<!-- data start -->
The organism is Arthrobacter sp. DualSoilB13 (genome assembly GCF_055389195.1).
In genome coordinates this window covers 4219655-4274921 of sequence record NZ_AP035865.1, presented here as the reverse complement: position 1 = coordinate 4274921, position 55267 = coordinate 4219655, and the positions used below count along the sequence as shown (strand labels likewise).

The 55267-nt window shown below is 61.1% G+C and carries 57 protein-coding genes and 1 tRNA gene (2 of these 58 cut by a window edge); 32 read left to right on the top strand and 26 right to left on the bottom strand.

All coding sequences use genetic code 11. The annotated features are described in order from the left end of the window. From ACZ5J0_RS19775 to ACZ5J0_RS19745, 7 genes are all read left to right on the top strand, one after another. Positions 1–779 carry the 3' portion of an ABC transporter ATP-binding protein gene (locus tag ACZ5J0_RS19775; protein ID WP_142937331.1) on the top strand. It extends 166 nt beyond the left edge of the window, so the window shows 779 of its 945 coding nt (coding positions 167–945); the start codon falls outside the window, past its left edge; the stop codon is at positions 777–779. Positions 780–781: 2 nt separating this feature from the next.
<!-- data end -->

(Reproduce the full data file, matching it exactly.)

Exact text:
The organism is Arthrobacter sp. DualSoilB13 (genome assembly GCF_055389195.1).
In genome coordinates this window covers 4219655-4274921 of sequence record NZ_AP035865.1, presented here as the reverse complement: position 1 = coordinate 4274921, position 55267 = coordinate 4219655, and the positions used below count along the sequence as shown (strand labels likewise).

The 55267-nt window shown below is 61.1% G+C and carries 57 protein-coding genes and 1 tRNA gene (2 of these 58 cut by a window edge); 32 read left to right on the top strand and 26 right to left on the bottom strand.

All coding sequences use genetic code 11. The annotated features are described in order from the left end of the window. From ACZ5J0_RS19775 to ACZ5J0_RS19745, 7 genes are all read left to right on the top strand, one after another. Positions 1–779 carry the 3' portion of an ABC transporter ATP-binding protein gene (locus tag ACZ5J0_RS19775; protein ID WP_142937331.1) on the top strand. It extends 166 nt beyond the left edge of the window, so the window shows 779 of its 945 coding nt (coding positions 167–945); the start codon falls outside the window, past its left edge; the stop codon is at positions 777–779. Positions 780–781: 2 nt separating this feature from the next.